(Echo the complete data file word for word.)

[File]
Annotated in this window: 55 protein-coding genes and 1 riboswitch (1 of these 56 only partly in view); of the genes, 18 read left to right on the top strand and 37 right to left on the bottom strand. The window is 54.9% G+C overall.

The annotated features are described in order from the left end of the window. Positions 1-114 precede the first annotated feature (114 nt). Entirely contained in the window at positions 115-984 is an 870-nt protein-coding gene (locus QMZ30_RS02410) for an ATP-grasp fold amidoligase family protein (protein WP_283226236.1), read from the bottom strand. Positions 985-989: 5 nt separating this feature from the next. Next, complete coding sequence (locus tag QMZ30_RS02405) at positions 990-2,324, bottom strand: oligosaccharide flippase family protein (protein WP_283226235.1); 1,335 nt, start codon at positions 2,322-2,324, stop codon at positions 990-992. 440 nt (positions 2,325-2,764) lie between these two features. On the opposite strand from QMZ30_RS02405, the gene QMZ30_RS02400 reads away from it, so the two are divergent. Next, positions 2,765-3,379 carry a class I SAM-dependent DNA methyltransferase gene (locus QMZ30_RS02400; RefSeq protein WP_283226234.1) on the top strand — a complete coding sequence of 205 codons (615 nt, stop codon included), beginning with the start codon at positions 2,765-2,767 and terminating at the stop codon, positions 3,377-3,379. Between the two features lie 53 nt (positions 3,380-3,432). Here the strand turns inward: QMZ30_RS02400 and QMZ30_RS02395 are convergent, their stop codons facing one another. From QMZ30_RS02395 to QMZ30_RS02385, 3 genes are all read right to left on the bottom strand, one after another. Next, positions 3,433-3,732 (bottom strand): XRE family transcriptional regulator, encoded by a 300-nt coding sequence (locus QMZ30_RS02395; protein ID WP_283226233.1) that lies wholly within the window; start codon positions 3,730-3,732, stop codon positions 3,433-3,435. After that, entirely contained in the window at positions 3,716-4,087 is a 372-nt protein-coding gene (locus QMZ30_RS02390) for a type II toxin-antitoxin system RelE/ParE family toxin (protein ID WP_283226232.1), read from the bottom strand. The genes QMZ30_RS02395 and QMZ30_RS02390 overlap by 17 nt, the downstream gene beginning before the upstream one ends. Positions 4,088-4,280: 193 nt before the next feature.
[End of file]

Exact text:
Annotated in this window: 55 protein-coding genes and 1 riboswitch (1 of these 56 only partly in view); of the genes, 18 read left to right on the top strand and 37 right to left on the bottom strand. The window is 54.9% G+C overall.

The annotated features are described in order from the left end of the window. Positions 1-114 precede the first annotated feature (114 nt). Entirely contained in the window at positions 115-984 is an 870-nt protein-coding gene (locus QMZ30_RS02410) for an ATP-grasp fold amidoligase family protein (protein WP_283226236.1), read from the bottom strand. Positions 985-989: 5 nt separating this feature from the next. Next, complete coding sequence (locus tag QMZ30_RS02405) at positions 990-2,324, bottom strand: oligosaccharide flippase family protein (protein WP_283226235.1); 1,335 nt, start codon at positions 2,322-2,324, stop codon at positions 990-992. 440 nt (positions 2,325-2,764) lie between these two features. On the opposite strand from QMZ30_RS02405, the gene QMZ30_RS02400 reads away from it, so the two are divergent. Next, positions 2,765-3,379 carry a class I SAM-dependent DNA methyltransferase gene (locus QMZ30_RS02400; RefSeq protein WP_283226234.1) on the top strand — a complete coding sequence of 205 codons (615 nt, stop codon included), beginning with the start codon at positions 2,765-2,767 and terminating at the stop codon, positions 3,377-3,379. Between the two features lie 53 nt (positions 3,380-3,432). Here the strand turns inward: QMZ30_RS02400 and QMZ30_RS02395 are convergent, their stop codons facing one another. From QMZ30_RS02395 to QMZ30_RS02385, 3 genes are all read right to left on the bottom strand, one after another. Next, positions 3,433-3,732 (bottom strand): XRE family transcriptional regulator, encoded by a 300-nt coding sequence (locus QMZ30_RS02395; protein ID WP_283226233.1) that lies wholly within the window; start codon positions 3,730-3,732, stop codon positions 3,433-3,435. After that, entirely contained in the window at positions 3,716-4,087 is a 372-nt protein-coding gene (locus QMZ30_RS02390) for a type II toxin-antitoxin system RelE/ParE family toxin (protein ID WP_283226232.1), read from the bottom strand. The genes QMZ30_RS02395 and QMZ30_RS02390 overlap by 17 nt, the downstream gene beginning before the upstream one ends. Positions 4,088-4,280: 193 nt before the next feature.